DOCUMENTARY LETTER OF CREDIT

A letter of credit (L/C) is a document in which a bank or other financial institution assumes liability for payment of the purchase price to the seller on behalf of the buyer. The bank could deal directly or through the intervention of a bank in the seller’s country. In all types of letters of credit, the buyer arranges with a bank to provide finance for the exporter in exchange for certain documents. The bank makes its credit available to its client, the buyer in consideration of a security that often includes a pledge of the documents of title to the goods, or placement of funds in advance, or of a pledge to reimburse with a commission. The essential feature of this method, and its value to an exporter of goods, is that it superimposes upon the credit of the buyer the credit of a bank, often one carrying on business in the seller’s country. The letter of credit is a legally enforceable commitment by a bank to pay money upon the performance of certain conditions, stipulated therein, to the seller (exporter or beneficiary) for the account of the buyer (importer or applicant).

Payment risk to exporter: Ranking in terms of risk

 

 

Cash in advance

Least risk to exporter (high cost to buyer)

Confirmed irrevocable letter of credit (LC)

 

Irrevocable letter of credit

 

Bank collection sight draft

 

Bank collection time draft

 

Consignment sales, open account

High risk to exporter (low cost to buyer)

 

Common Features of Documentary Fraud

           

Fraud by Seller

 

  • Fraudulent seller ships worthless goods or goods of lower quality: Seller ships worthless goods or goods of lower quality, pay for freight costs and obtains a genuine bill of lading which would enable him/her to receive payment from the advising or issuing bank for the shipment.
  • Fraudulent seller does not ship any merchandise: Seller will forge an entire set of documents required under the letter of credit and presents to the bank for payment. Such sellers even furnish the buyer with a performance bond (for 10% of the value of the cargo) and obtain full value of the purchase price without sending any merchandise to buyer.

Fraud by Buyer

  • Fraudulent buyer forges original documents for payment: Seller sends cargo (under documents against payment arrangement) to buyer and submits the original documents to the collecting bank in the buyer’s country for presentation against payment. Meanwhile, a copy of the original documents is sent directly to the buyer. The buyer will forge the original documents and present them to the carrier to clear the cargo. The authentic documents are still with the collecting bank.
  • Fraudulent buyer receives merchandise from carrier on the strength of letter of indemnity: Indemnities are issued to enable the discharge of cargo (or induce the carrier to discharge at a different destination if sold to another party while on transit) without presentation of the bill of lading. The letter of indemnity substitutes for the bill of lading thus allowing the buyer to receive the goods. This occurs when the cargo arrives before the bill of lading. The buyer obtains delivery of the goods and sells the bill of lading to an innocent buyer.

Fraud by buyer, seller and other parties

  • Buyer and seller conspire to defraud paying bank: Seller and buyer conspire to defraud paying bank by using forged documentary credits. Seller may also induce buyer into sending goods on a fraudulent letter of credit.
  • Seller and carrier falsify the actual order and condition of the goods: Seller and carrier falsify to the buyer the order and condition of the goods by issuing a clean bill of lading. A letter of indemnity taken out by the seller covers the carrier against any liability in connection with the release of the goods. It is fraud on the buyer who receives a clean bill of lading and assumes the cargo to be in good condition.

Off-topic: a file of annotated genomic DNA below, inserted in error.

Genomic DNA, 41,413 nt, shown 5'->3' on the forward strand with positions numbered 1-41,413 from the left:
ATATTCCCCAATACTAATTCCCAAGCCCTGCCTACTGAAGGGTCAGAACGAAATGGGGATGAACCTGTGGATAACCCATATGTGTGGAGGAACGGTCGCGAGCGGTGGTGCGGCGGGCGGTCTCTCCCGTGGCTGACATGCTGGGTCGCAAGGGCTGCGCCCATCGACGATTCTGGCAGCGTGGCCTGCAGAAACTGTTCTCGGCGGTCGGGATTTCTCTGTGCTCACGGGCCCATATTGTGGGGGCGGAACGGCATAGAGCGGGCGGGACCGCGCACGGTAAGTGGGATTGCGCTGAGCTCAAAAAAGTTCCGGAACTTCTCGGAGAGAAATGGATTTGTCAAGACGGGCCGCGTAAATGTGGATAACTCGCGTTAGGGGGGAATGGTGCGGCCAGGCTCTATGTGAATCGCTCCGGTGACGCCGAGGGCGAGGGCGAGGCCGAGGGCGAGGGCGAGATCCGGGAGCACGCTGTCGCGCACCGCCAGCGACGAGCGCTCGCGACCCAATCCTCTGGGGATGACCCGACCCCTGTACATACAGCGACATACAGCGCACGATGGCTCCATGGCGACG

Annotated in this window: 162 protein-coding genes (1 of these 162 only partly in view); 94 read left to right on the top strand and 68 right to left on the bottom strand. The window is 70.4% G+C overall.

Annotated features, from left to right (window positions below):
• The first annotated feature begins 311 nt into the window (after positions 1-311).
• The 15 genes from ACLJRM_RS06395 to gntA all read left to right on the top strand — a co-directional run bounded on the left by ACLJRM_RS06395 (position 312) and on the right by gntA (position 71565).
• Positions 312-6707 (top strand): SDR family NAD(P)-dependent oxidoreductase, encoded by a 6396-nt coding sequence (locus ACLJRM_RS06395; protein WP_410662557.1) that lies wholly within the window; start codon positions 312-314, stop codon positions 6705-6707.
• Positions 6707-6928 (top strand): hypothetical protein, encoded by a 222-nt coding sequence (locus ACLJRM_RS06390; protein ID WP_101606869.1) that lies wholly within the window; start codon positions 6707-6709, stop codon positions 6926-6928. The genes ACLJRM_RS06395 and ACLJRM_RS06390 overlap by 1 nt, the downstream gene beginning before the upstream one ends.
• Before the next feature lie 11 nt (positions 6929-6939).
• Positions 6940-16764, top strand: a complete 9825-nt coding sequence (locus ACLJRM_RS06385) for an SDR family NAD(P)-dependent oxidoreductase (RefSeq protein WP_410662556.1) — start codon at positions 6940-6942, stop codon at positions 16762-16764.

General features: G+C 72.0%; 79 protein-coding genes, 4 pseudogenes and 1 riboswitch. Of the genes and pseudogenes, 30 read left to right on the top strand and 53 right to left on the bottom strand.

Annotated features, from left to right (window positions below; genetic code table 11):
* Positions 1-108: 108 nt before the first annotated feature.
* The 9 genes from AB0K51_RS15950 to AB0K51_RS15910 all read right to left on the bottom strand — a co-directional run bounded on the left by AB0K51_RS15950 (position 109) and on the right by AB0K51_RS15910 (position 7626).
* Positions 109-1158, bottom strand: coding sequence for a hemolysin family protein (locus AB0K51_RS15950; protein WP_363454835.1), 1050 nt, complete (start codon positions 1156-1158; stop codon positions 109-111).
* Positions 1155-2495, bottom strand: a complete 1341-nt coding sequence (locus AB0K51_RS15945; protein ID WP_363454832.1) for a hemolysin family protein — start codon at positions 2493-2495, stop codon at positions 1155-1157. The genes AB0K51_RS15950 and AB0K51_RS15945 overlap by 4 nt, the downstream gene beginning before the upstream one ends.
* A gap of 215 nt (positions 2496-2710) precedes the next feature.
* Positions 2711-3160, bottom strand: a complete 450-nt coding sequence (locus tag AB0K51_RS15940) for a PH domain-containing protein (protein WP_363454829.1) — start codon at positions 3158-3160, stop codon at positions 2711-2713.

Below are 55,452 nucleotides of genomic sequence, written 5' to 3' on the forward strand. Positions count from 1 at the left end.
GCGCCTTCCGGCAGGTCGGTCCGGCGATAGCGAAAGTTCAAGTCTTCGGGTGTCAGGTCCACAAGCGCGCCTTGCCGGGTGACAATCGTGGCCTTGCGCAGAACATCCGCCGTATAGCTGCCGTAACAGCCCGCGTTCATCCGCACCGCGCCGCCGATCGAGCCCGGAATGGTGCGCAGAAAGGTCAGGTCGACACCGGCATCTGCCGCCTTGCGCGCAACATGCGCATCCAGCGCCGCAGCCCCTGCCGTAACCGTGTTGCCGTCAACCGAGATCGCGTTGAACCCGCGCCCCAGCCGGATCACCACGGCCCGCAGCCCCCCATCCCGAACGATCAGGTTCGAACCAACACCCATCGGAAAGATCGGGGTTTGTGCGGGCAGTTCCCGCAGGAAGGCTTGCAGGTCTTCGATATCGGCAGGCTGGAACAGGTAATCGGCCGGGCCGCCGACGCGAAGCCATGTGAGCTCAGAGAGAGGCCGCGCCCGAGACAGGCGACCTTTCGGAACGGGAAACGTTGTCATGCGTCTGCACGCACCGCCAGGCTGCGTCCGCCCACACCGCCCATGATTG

Protective Measures Against Documentary Fraud

 

Proactive measures by sellers

  • Verify the background and credibility of your partner through your government agency, bank, or professional associations
  • Stipulate the required documents and other pertinent conditions in the sales contract
  • Check the validity of the letter of credit as well as the credibility of the issuing bank. It is also important to verify that the terms in the letter of credit comply with the sales contract

Proactive measures by buyers

 

  • Verify the background and credibility of your partner through your government agency, bank, or professional associations
  • Choose FOB trade term rather the CIF in a sales contract so that you have more control over the shipment. It is also important to verify the availability of the ship, its capacity to carry the agreed merchandise and its physical location
  • Use independent inspectors to verify the quality and quantity of goods and whether they have been loaded on the vessel
  • Choose time drafts (instead of sight drafts) to allow you make payment some days after acceptance of the draft. This allows the buyer discover fraud after the goods arrive but before the date of payment. It is also possible to condition the passage of title upon buyer’s inspection and approval of the goods.
  • Verify the authenticity of the documents especially, the bill of lading before they are presented to the bank for payment. To reduce possible forgery, the buyer can require that original bills of lading be sent directly to banks and not to the seller (shipper) in CIF contracts.
  • Sellers can provide performance guarantee to buyer to carry out its obligations. In the event of fraud by seller, issuing bank will be obligated to compensate buyer, solely upon demand by buyer. Buyers can also take export credit insurance.

 

Proactive measures by banks

  • Paying bank should offer an additional service for a fee: Banks can undertake an investigation into the validity, genuineness or accuracy of the documents before payment. The Bank of China, for example, provides a commercial credibility investigation service for its customers. The service includes a report on the foreign partner’s background, credit status, solvency, name of loading ship, port, and condition of the goods as well as information of the carrier.
  • Make further investigations in cases where fraud is suspected to avoid future occurrences.